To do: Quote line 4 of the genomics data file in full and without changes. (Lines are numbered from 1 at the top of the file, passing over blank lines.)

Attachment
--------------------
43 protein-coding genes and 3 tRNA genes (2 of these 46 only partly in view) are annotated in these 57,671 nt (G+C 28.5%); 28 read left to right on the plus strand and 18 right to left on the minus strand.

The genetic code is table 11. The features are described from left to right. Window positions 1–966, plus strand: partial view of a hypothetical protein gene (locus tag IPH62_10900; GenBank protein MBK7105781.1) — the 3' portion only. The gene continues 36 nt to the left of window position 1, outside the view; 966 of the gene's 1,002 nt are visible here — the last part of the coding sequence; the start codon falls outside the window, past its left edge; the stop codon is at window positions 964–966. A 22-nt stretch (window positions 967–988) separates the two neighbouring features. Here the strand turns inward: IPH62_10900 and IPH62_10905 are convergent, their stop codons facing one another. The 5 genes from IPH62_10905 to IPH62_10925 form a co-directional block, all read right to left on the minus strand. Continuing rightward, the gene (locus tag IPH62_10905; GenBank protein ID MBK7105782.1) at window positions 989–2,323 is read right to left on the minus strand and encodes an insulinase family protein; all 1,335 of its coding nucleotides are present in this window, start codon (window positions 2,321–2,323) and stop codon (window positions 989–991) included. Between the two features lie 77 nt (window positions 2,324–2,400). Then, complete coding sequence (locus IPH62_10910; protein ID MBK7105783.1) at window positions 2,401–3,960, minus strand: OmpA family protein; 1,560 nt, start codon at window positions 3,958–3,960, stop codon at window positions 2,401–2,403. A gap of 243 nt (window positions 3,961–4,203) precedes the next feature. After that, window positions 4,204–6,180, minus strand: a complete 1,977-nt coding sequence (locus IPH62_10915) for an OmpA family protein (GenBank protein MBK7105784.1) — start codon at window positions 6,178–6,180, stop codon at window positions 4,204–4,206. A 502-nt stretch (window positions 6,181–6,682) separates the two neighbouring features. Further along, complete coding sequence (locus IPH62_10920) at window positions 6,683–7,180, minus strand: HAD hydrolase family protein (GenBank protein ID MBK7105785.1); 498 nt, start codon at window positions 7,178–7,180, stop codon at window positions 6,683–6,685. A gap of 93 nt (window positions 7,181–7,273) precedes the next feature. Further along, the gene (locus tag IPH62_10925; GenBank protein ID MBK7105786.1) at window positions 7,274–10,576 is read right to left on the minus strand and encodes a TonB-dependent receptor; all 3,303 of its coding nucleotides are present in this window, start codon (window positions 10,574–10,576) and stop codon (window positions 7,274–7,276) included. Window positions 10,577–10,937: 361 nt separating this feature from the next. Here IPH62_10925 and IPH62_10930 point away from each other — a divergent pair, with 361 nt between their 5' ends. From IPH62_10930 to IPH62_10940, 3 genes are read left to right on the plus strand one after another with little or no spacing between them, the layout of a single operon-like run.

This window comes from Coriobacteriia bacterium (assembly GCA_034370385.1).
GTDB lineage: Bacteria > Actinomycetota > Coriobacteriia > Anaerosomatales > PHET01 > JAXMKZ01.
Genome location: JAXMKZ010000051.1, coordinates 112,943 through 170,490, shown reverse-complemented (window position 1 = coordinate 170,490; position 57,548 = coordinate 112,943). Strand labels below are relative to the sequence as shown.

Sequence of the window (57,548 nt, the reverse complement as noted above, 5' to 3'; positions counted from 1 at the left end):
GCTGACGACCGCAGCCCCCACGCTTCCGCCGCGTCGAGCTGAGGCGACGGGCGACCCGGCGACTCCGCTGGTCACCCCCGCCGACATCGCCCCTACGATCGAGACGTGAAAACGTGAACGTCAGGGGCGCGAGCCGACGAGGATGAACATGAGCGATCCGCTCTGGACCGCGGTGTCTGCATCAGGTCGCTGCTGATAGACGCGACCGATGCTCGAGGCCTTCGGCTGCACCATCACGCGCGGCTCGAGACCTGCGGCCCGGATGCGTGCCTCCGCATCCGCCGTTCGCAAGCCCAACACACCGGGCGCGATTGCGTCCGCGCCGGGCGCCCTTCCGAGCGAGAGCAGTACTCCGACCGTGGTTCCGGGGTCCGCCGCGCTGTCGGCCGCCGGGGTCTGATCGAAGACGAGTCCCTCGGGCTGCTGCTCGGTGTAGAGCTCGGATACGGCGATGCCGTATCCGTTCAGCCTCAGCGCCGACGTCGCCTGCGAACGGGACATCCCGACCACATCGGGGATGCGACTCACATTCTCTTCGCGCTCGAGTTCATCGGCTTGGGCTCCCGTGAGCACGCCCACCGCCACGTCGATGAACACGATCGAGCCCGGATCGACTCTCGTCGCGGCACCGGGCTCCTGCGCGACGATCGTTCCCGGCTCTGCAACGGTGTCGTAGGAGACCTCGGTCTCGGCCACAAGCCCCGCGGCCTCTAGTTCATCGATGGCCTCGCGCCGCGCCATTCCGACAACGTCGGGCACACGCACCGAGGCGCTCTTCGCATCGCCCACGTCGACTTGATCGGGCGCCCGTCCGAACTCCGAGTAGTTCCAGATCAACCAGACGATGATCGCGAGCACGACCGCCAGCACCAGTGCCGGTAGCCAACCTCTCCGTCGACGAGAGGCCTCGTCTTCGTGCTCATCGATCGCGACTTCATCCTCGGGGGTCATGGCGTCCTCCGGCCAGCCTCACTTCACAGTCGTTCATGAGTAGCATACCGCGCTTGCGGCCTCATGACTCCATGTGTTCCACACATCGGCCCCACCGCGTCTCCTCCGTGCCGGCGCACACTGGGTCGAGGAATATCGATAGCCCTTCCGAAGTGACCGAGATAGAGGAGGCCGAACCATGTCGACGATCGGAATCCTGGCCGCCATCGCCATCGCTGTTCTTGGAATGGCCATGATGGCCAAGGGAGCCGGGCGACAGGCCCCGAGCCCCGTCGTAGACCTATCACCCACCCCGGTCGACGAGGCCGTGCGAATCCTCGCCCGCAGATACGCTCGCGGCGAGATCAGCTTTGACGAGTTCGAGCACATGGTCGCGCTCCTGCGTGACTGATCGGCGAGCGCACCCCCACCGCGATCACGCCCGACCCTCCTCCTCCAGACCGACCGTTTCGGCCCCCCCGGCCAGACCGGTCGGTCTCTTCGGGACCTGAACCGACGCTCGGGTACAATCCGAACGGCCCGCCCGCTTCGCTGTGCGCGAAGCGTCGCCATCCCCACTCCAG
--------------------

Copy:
GTDB lineage: Bacteria > Actinomycetota > Coriobacteriia > Anaerosomatales > PHET01 > JAXMKZ01.